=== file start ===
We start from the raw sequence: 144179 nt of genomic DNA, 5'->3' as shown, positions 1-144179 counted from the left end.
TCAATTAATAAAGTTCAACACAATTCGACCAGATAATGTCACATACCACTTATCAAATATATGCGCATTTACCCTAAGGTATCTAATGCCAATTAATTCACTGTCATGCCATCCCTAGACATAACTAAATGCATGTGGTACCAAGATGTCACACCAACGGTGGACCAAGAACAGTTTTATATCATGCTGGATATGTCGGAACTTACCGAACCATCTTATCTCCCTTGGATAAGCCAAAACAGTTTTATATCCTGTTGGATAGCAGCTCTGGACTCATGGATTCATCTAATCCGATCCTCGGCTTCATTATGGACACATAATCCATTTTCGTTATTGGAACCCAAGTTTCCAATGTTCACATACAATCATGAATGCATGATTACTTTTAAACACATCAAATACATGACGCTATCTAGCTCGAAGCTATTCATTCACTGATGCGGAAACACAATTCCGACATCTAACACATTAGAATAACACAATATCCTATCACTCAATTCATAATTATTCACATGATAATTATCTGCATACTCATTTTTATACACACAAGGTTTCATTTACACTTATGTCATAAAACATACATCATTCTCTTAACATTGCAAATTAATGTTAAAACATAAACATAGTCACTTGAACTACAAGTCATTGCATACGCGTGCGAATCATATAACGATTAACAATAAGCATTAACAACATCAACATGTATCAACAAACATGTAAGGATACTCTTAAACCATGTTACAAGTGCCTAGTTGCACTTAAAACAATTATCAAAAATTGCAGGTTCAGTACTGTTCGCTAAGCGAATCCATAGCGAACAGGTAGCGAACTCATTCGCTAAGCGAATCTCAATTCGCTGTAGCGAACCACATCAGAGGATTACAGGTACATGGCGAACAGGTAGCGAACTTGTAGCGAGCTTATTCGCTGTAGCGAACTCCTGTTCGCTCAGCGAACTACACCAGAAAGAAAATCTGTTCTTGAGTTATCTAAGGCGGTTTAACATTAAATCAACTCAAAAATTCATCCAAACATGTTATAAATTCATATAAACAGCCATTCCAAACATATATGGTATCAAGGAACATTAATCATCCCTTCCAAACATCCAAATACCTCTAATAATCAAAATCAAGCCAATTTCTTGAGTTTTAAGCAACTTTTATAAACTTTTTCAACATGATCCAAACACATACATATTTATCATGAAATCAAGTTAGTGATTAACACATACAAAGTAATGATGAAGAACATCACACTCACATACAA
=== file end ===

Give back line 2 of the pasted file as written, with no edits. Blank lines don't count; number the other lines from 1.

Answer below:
TCAATTAATAAAGTTCAACACAATTCGACCAGATAATGTCACATACCACTTATCAAATATATGCGCATTTACCCTAAGGTATCTAATGCCAATTAATTCACTGTCATGCCATCCCTAGACATAACTAAATGCATGTGGTACCAAGATGTCACACCAACGGTGGACCAAGAACAGTTTTATATCATGCTGGATATGTCGGAACTTACCGAACCATCTTATCTCCCTTGGATAAGCCAAAACAGTTTTATATCCTGTTGGATAGCAGCTCTGGACTCATGGATTCATCTAATCCGATCCTCGGCTTCATTATGGACACATAATCCATTTTCGTTATTGGAACCCAAGTTTCCAATGTTCACATACAATCATGAATGCATGATTACTTTTAAACACATCAAATACATGACGCTATCTAGCTCGAAGCTATTCATTCACTGATGCGGAAACACAATTCCGACATCTAACACATTAGAATAACACAATATCCTATCACTCAATTCATAATTATTCACATGATAATTATCTGCATACTCATTTTTATACACACAAGGTTTCATTTACACTTATGTCATAAAACATACATCATTCTCTTAACATTGCAAATTAATGTTAAAACATAAACATAGTCACTTGAACTACAAGTCATTGCATACGCGTGCGAATCATATAACGATTAACAATAAGCATTAACAACATCAACATGTATCAACAAACATGTAAGGATACTCTTAAACCATGTTACAAGTGCCTAGTTGCACTTAAAACAATTATCAAAAATTGCAGGTTCAGTACTGTTCGCTAAGCGAATCCATAGCGAACAGGTAGCGAACTCATTCGCTAAGCGAATCTCAATTCGCTGTAGCGAACCACATCAGAGGATTACAGGTACATGGCGAACAGGTAGCGAACTTGTAGCGAGCTTATTCGCTGTAGCGAACTCCTGTTCGCTCAGCGAACTACACCAGAAAGAAAATCTGTTCTTGAGTTATCTAAGGCGGTTTAACATTAAATCAACTCAAAAATTCATCCAAACATGTTATAAATTCATATAAACAGCCATTCCAAACATATATGGTATCAAGGAACATTAATCATCCCTTCCAAACATCCAAATACCTCTAATAATCAAAATCAAGCCAATTTCTTGAGTTTTAAGCAACTTTTATAAACTTTTTCAACATGATCCAAACACATACATATTTATCATGAAATCAAGTTAGTGATTAACACATACAAAGTAATGATGAAGAACATCACACTCACATACAA